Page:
While portions of the U.S. are baking in still-summer-like heat, we up here in the northwest corner of the country are freezing. As a result of this untimely cold snap—it's 37 out there this morning—the autumn Great Migration of plants has flipped. Usually I start by taking in the dry-loving succulents, and the bromeliads and things that aren't bothered by a little moisture stay out until well in to October, maybe even November. Not this year. On a sunny day last week I started pulling them in.
The "orchids on a stick" I purchased last year at the Northwest Flower & Garden Festival, in Seattle, spent summer on the trellis next to the garage. Truth be told I kind of forgot about them, what with all the bromeliads tucked in around them.
So imagine my surprise when I pulled them down and spotted this on the Bulbophyllum saurocephalum...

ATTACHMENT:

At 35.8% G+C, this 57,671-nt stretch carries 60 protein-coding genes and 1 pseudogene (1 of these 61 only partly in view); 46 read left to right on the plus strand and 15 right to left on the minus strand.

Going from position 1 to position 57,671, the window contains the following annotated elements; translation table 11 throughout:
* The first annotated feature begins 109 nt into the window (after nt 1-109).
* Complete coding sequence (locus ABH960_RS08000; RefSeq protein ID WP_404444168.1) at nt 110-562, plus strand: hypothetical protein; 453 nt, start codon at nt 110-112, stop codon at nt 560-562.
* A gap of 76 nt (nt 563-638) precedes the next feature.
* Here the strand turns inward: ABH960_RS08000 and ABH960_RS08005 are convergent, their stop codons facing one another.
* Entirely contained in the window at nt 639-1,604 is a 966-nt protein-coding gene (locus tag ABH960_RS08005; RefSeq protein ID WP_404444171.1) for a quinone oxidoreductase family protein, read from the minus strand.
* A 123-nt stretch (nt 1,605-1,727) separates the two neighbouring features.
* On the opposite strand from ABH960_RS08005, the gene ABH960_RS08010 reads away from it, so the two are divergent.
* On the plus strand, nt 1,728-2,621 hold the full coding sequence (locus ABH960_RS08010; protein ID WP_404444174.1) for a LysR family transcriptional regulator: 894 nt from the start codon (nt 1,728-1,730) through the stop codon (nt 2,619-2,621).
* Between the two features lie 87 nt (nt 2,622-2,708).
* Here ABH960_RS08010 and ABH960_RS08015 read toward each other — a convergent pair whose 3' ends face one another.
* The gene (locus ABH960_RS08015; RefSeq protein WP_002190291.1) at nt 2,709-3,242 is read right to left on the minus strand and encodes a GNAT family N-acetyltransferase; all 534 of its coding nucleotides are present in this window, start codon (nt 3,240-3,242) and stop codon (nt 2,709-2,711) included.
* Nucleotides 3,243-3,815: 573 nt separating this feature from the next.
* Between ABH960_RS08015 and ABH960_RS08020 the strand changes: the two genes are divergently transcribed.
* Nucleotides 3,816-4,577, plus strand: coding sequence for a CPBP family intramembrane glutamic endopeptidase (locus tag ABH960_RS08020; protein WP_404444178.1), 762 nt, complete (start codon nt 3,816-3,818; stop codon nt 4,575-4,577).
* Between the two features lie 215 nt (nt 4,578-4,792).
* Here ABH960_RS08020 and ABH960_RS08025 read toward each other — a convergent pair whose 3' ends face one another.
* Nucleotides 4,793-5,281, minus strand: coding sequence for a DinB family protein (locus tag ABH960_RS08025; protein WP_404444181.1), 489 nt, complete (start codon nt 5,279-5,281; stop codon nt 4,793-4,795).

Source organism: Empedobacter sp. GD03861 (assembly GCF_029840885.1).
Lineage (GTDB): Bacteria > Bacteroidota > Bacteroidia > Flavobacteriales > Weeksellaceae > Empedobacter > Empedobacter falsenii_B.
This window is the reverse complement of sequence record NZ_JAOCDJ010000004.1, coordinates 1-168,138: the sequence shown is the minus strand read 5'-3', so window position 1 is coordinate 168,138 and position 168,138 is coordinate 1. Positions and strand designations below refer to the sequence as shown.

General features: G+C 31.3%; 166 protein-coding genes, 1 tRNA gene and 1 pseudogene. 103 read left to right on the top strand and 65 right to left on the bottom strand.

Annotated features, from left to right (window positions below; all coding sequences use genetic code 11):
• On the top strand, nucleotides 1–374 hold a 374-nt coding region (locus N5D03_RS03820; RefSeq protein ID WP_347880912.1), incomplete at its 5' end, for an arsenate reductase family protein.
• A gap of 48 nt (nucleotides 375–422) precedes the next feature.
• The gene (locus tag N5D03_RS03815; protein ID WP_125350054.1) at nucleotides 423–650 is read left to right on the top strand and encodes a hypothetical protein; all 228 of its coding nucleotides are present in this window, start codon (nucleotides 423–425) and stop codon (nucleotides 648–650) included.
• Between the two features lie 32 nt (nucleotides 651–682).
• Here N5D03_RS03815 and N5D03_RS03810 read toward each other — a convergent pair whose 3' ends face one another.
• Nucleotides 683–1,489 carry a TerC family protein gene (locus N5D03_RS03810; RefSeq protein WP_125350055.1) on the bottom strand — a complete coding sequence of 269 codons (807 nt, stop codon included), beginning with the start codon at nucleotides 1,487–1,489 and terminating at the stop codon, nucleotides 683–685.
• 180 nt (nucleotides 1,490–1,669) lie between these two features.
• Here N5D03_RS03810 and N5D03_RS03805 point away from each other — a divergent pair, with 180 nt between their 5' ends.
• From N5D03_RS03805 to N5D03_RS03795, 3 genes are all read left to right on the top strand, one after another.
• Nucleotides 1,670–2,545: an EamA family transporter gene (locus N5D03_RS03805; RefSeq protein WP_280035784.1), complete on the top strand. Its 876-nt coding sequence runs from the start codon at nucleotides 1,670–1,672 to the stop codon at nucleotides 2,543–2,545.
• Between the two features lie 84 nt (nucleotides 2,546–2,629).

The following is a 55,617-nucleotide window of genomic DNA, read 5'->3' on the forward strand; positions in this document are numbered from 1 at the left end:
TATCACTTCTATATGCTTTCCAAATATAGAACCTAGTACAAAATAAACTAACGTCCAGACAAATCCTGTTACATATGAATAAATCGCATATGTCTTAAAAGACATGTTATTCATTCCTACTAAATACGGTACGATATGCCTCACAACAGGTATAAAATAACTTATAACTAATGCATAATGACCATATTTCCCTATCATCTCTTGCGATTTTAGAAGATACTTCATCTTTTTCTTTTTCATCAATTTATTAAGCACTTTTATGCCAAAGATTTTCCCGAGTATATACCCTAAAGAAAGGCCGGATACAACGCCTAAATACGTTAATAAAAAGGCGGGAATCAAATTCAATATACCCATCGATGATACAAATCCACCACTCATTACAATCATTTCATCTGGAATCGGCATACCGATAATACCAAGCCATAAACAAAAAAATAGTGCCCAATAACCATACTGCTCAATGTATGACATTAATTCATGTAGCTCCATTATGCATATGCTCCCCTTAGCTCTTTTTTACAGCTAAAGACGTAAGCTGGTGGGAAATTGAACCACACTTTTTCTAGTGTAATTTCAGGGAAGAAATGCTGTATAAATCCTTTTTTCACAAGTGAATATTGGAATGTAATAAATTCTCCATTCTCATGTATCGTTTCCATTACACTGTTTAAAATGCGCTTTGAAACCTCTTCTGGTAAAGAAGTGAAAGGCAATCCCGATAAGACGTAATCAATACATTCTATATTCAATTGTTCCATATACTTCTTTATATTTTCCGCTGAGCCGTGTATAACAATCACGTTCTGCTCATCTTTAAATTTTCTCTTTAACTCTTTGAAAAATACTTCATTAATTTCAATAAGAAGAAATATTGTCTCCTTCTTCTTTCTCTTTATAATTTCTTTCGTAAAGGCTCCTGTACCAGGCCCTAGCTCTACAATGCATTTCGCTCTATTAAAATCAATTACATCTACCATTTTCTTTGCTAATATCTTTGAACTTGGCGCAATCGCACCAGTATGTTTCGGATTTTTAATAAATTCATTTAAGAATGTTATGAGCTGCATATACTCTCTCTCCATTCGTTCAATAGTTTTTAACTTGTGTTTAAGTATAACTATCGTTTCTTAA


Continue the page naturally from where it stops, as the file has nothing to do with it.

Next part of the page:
What the heck!?
I never imagined this thing would actually bloom, I bought it for the foliage. Look at those tiny little flowers. Pretty cool eh?
And is that a seed? Crazy.
So here's what the basement currently looks like.
The bromeliad collection may have grown a bit.
They've even crept over into the succulent side. I need to start bringing in the succulents this week. They've already been out in much more rain than I like. Our Septembers are usually dry, not this year.
Back over to the bromeliad side.
Yes, I know what you're thinking. That's a lot of plants. I agree. I carried them all downstairs.
After reading about Kim at Urban Soule purchasing a humidity meter for her (now indoor) bromeliads, well, I copied her. My plants are so wet from all the rain that the humidity reading is high. "Most bromeliads grow best indoors at a relative humidity of 40 to 60 percent" (source) not a problem...
Weather Diary, Sept 30: Hi 60, Low 39/ Precip 0
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